Dumb extinction jokes aside, dodos’ life history is largely unknown.
Now the first closeup look inside the long-gone birds’ bones is giving a glimpse into their lives, an international research team reports August 24 in Scientific Reports. Until now, almost nothing has been known about the basic biology of dodos, such as when they mated or how quickly they grew.
Based on 22 bones from different birds and weather patterns on the island Mauritius where the birds lived, scientists worked out how bones change as birds grew up. With this information, the team proposes a month-by-month dodo to-do list. For August: Start breeding. That’s the end of winter in the Southern Hemisphere, where Mauritius lies. Chicks would hatch in spring and grow in a rapid spurt before summer, proposes study coauthor Delphine Angst, a paleontologist at the University of Cape Town in South Africa.
Summer would have been the toughest season for dodos, the team says. Between about November and March, cyclones can rip across the island, uprooting plants, stripping leaves and fruit and disrupting food sources. During that time, the birds probably just about stopped growing, a lag that could explain periodic lines in bones where birds had deposited little new material.
On top of those lag lines, some bones also show relatively little new growth before signs of molting. This pattern suggests that as summer was winding down in March, adults that had survived cyclone season started renewing their feathers. The fine new plumage should thus be ready in time for August flirtations.
Story continues after graphic
Young and old
These cross sections of leg bones were used to help to distinguish between young and mature dodos. The juvenile (top row) had a thick zone of rapidly formed bone with irregular patterning on the outside wall, plus a more slowly deposited, more orderly looking layer on the inside wall. A sexually mature adult (bottom row) shows a slowly deposited, more orderly zone on the outside wall.
The dodo, Raphus cucullatus, lived only on the island of Mauritius in the southwestern Indian Ocean. The bird slid from a marvel first described to Westerners in 1598 to extinction in less than a century, Angst says. Sailors delirious for fresh meat slaughtered flocks, but more destructive, she thinks, were the rats, pigs, monkeys and other invaders that sailors left behind.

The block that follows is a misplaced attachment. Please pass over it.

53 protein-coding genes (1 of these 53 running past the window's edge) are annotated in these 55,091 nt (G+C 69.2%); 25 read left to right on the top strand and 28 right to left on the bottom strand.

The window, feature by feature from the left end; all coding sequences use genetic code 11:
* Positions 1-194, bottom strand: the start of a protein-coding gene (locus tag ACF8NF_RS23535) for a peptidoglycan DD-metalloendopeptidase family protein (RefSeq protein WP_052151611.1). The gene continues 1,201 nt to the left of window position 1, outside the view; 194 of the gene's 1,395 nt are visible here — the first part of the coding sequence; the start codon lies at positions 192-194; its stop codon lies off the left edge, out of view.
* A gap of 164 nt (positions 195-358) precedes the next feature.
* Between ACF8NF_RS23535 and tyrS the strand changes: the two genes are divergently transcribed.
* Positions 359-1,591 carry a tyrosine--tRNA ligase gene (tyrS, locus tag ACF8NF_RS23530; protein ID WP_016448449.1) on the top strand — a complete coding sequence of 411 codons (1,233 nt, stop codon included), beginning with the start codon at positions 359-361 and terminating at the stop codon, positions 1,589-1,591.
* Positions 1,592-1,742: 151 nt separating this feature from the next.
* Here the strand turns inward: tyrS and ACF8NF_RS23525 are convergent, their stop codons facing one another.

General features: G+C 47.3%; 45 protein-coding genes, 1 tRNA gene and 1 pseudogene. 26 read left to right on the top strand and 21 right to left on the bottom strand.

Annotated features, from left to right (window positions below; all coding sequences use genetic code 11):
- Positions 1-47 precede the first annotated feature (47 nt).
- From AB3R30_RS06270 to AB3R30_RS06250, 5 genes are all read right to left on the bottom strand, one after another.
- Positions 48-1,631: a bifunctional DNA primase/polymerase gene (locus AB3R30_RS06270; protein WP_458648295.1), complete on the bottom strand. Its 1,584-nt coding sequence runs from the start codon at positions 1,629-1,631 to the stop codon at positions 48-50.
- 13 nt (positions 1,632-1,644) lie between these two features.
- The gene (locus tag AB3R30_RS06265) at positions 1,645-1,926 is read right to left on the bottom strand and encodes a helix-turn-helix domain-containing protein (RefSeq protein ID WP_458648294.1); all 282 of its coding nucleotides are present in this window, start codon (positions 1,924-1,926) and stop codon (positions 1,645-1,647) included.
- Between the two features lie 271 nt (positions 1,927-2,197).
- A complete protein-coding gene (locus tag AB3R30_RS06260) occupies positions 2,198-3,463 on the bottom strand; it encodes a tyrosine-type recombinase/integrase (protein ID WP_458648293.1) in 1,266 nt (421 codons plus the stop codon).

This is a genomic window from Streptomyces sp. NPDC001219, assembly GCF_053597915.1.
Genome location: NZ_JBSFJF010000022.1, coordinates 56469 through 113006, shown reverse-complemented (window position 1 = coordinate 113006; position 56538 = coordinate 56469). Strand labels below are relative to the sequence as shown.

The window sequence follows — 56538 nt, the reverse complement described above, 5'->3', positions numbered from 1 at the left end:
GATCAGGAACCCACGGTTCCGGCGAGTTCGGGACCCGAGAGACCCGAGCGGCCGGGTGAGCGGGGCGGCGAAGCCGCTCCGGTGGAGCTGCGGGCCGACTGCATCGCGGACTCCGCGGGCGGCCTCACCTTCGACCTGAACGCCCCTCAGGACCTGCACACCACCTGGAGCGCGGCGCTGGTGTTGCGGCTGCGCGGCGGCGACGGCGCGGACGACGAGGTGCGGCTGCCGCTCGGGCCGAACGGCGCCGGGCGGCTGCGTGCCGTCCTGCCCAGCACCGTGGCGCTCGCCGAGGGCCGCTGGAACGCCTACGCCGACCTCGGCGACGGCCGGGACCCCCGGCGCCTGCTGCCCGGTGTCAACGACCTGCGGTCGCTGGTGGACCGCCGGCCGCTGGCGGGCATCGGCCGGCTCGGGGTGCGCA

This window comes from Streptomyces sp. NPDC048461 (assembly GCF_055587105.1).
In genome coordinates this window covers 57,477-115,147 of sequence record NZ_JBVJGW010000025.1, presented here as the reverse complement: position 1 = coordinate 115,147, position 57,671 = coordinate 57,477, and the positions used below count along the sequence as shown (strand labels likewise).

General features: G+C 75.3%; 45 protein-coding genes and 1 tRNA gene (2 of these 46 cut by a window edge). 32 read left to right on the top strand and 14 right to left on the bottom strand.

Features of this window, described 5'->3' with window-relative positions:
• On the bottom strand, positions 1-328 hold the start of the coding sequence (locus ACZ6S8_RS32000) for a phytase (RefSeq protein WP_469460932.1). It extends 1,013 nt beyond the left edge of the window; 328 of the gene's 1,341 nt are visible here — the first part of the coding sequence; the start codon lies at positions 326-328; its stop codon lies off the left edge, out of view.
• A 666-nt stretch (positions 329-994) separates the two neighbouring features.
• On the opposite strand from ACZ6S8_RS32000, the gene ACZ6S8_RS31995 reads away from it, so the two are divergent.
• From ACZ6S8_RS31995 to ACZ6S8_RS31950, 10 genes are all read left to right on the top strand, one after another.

Subscribe to Science News
Get great science journalism, from the most trusted source, delivered to your doorstep.
Museums have few dodo bones, and the new study was only possible because of recent discoveries of new specimens that let scientists feel more comfortable about actually cutting sections out of some of the precious collections. The Dodo Research Program turned up more bones in Mauritius. And Angst herself got a startling message from people selling a house near Paris that was once owned by a 19th century naturalist born on Mauritius. “We have lot of dirty old stuff in the corner of the house — are you interested?” she remembers being told. “It was literally the morning before Christmas,” she says, when she discovered a treasure trove of long-forgotten dodo bones.
Various kinds of microscope views let the researchers identify an almost grown-up youngster. It had built bone with collagen fibers and other materials in disorderly patterns typical of fast chick growth among many modern birds.
In bones identified as coming from mature dodos, that disorder had turned into more orderly layers. Though dodos were flightless, they grew like most modern birds, which can fly, researchers concluded. Some other flightless birds, such as ostriches, grow their skeletons fast but then stop abruptly with no restructuring, Angst says.
The dodo bones also revealed markers of other life events. Some had inner gaps like those created when modern birds pull calcium out of their bones to make new feathers in a hurry during the annual molt. Two of the bones showed an extra calcium buildup on the inner hollow core. That suggests that these bones belonged to ovulating females storing calcium to form eggshells.
While the proposed dodo calendar is speculative, the assumptions “are not unreasonable,” says paleontologist William Sellers of University of Manchester in England, who was not part of the new study. The proposal could explain records from sailors who noted different looks for dodo plumage at different times of year.
The proposed timing of life events also makes sense based on what’s known about birds now living on Mauritius, says Antoine Louchart. The bird paleontologist, of the French national research institute CNRS at École Normale Supérieure de Lyon, was not part of the new research. The bones do help flesh out the dodos’ tale, Louchart says. Modern birds can only provide some hints of the life and times of dodos, he says, “because the dodo was so modified and so unique in its proportions, size and flightlessness.”